Charles Early and Marriott (Witney) Ltd. In 1963 Courtaulds Ltd
acquired a large shareholding in the business, which brought new
ideas and technology to the industry, especially the use of
artificial fibres .
Advertising sign for 'Earlywarm' brand blankets, first half 20th
Charles Early and Marriott (Witney) Ltd. changed its name to
Early's of Witney in 1981. In December 1984 Courtaulds' sold
their holding in the company to Clayhithe, which brought in new
management. Grovewood Securities made a takeover bid in March
1990 which succeeded after it was approved by Clayhithe, only
for Grovewood to go into receivership a year and a half later,
putting Early's into receivership with it.
A management buyout in December 1991, with substantial help from
external investors, kept the company running, but it was barely
profitable and the investment companies wished to realise the
capital of the buildings and land that they had invested in. In
2001 Delta Steel bought the shares of the investment companies
and in turn sold the land that Witney Mill stood upon to one of
its holding companies, Aster Holdings. Despite assurances that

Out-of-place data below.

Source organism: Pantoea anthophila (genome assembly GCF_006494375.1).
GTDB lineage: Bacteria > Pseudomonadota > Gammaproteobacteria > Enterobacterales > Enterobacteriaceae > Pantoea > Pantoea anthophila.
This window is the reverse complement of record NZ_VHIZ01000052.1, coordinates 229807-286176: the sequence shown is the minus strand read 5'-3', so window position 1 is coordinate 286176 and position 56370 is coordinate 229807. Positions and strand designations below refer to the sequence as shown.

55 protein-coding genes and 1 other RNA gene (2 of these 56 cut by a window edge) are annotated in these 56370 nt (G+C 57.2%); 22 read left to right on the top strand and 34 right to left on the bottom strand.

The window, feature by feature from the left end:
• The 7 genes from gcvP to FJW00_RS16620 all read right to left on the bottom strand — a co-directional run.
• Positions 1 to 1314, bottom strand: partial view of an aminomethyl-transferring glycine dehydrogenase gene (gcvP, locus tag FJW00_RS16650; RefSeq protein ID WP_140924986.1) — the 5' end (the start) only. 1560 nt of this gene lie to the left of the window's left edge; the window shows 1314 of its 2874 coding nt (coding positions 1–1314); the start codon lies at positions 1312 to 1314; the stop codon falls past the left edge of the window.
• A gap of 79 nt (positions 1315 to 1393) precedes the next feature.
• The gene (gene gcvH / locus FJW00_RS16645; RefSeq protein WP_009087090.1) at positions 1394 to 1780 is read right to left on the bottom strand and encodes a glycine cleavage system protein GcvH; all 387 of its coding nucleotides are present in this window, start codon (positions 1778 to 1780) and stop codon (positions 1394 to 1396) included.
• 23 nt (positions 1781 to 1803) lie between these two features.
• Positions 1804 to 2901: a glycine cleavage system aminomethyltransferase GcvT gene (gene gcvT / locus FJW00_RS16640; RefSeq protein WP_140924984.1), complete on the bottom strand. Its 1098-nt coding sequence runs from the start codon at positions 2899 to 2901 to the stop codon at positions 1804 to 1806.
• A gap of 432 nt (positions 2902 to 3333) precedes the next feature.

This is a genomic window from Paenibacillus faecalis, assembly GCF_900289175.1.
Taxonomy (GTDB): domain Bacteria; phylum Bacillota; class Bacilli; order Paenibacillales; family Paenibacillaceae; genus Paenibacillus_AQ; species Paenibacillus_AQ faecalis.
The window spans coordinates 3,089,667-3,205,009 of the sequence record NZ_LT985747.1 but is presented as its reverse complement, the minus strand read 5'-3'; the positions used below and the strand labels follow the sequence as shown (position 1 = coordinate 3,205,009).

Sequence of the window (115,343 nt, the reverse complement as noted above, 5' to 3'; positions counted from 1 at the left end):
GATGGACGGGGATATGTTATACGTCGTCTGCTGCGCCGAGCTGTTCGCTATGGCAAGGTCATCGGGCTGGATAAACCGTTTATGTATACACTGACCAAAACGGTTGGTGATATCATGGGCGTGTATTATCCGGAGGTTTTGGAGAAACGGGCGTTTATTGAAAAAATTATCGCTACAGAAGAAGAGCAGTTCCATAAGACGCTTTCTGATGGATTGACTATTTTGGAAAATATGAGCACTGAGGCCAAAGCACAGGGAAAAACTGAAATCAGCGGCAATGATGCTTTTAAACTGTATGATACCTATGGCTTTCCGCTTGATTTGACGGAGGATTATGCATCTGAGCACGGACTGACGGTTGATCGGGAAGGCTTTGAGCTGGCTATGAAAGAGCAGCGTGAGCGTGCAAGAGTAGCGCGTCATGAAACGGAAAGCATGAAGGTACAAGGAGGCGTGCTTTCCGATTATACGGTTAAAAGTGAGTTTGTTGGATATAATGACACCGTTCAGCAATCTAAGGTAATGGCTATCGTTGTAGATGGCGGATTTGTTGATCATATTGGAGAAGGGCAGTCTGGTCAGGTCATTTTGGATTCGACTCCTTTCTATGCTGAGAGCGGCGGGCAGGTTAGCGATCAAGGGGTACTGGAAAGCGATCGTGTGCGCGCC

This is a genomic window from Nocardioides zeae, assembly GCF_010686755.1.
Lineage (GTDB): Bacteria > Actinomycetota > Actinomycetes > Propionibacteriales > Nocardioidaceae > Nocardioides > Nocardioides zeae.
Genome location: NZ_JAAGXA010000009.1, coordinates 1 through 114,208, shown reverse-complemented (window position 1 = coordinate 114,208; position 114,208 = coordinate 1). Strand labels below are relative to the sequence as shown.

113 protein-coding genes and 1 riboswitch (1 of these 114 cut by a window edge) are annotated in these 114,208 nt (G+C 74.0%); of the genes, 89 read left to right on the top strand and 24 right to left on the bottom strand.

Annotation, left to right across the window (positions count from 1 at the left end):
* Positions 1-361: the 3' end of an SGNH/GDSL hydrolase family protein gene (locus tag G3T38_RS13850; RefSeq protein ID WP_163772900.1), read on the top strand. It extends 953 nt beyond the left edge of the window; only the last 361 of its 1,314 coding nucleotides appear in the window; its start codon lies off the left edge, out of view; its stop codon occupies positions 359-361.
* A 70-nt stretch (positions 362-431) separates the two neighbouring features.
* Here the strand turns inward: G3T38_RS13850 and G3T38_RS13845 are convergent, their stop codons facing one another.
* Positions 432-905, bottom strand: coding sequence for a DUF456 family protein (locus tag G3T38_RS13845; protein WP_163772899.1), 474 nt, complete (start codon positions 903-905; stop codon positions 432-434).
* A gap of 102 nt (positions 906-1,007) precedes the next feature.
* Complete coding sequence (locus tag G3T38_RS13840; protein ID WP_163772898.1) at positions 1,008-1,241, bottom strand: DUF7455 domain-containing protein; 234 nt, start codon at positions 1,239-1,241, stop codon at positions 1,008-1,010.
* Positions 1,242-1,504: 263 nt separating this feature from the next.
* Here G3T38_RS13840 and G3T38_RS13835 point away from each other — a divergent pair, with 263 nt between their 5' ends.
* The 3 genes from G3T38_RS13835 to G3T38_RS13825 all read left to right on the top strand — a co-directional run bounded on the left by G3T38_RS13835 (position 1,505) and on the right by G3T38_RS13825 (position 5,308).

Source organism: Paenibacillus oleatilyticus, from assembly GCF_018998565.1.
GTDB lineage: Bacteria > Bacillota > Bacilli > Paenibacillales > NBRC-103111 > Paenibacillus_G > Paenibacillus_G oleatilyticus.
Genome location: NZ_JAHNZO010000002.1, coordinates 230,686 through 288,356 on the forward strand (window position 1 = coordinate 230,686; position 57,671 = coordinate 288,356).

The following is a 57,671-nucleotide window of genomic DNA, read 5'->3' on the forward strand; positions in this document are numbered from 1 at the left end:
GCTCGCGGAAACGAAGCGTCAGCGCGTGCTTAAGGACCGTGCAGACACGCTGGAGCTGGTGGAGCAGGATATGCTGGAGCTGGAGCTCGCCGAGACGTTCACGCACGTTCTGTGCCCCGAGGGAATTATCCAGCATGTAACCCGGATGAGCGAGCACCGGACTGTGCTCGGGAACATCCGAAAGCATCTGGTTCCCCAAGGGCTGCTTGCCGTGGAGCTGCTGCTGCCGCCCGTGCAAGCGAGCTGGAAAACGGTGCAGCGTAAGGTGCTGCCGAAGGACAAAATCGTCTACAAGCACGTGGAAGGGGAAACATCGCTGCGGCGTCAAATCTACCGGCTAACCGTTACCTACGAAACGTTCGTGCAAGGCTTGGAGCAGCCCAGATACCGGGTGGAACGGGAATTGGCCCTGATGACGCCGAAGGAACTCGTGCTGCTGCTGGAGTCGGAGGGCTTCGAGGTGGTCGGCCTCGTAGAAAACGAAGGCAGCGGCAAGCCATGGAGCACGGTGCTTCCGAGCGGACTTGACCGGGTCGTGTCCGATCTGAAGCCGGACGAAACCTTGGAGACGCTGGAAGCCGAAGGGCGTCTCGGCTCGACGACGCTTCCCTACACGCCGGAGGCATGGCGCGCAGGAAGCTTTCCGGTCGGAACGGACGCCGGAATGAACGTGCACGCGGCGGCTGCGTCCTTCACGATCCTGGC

all money earned from the sale would be used to relocate the
factory in the area, Early's was closed down on the 19th of July
2002. The Early's name and weaving machinery was acquired by
Quiltex and moved to Derbyshire, finally ending Witney's long
association with the blanket industry.
Advertising booklet for Early's of Witney.
Products and operations
Early's produced mainly blankets, which from 1925 were mainly
marketed under the 'Earlywarm' brand; their range included point
blankets for the North American market. They also made a wide
variety of other products over the years, which included rugs,
horse blankets, duffels, wadmill floor coverings and, at the
West End factory, mops, horse collar linings, tiltings and
flocks. At Witney Mill a few Jacquard looms made elaborately
patterned rugs for export to South Africa and South America from
about 1890 until 1920 . From the mid-1950s the range of
products increased to include electric blankets and cellular
blankets (made from cotton for hospitals and woollen for the
domestic market). 1965 saw the introduction of Fiberweaving
machines, as well as German knitting machines for making
Early's 'Witney Point' blanket label.
Following the introduction of Fiberweavers much effort was put
into maximising their use through new product development. These
included, among other things, the very successful 'Warlord'
range of carpet tiles for commercial applications (made from
resin-impregnated artificial fibres), padding for corn plasters
(made for Scholl), incontinence pads, slipper cloth (for the
uppers of domestic slippers) and capillary matting.
Over the years the various branches of the Early family have
occupied, owned or part-owned New Mill, Witney Mill, Farm Mill,
Newland Warehouse and Mill, Woodgreen Mill, 55-56 West End and
'The Captains' (also in West End); after the merger with
Marriott's in 1960 their combined premises expanded to include
Worsham Mill and Mount Mill.